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The Limits of Tolerance: Nation–State Building and What It Means for Minority Groups

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When we think of the most egregious forms of intolerance directed against minority communities we tend to associate them with particularly despicable regimes, such as Nazi Germany or Soviet Russia, where racism, ideology or some special route to development is often held to blame, or where ultra-nationalism swamps positive tendencies towards democracy and a civil society. In this essay Levene proposes a partial corrective to this view with reference to the supposedly 'good' nation-state derived from the western liberal model. He considers the behaviour of two such states at their inception, Poland and Israel, with regard to two minorities, Jews and Arabs, with the Jews providing linkage between the two state trajectories. Levene charts their respective rejections of bi-national or multinational development, and suggests that the fact that both states today maintain a modicum of tolerance towards their residual Jewish and Arab minorities is more the result of (paradoxical) good luck than of conscious, benevolent design. In conclusion Levene proposes that the very nature of the modern nation-state militates against genuine pluralistic tolerance, a goal that requires a massive structural re-ordering of contemporary society away from global economies to a sustainability of human scale.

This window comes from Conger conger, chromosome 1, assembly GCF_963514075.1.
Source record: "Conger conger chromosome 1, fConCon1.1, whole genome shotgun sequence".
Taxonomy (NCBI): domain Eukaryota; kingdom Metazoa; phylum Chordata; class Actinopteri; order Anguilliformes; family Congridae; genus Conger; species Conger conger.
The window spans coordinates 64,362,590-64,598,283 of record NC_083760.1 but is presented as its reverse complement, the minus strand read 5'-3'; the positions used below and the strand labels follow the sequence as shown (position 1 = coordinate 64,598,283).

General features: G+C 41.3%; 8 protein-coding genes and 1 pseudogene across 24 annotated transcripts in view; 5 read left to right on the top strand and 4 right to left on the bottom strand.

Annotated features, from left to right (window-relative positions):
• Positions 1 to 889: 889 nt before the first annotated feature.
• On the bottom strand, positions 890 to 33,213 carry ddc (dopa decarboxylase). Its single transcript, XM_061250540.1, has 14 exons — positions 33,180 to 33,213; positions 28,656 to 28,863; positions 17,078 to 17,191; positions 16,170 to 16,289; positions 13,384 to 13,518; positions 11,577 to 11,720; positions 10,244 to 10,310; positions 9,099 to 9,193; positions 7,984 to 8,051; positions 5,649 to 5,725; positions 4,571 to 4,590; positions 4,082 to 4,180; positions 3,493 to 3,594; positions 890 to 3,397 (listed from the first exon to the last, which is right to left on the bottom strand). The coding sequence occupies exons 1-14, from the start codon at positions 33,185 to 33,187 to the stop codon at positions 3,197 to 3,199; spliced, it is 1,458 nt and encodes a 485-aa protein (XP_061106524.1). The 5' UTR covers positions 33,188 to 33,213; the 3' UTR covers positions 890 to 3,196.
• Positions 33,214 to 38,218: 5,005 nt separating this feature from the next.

Keywords: Ihud; Israel; Karl Renner; Lucien Wolf; Minorities Treaties; Palestine; Poland; Zionism; bi-nationalism; ethnic cleansing; minority; nation-state; nationalism; tolerance

Document Type: Miscellaneous


Affiliations: Department of History, University of Warwick, UK

Publication date: 2000-04-01

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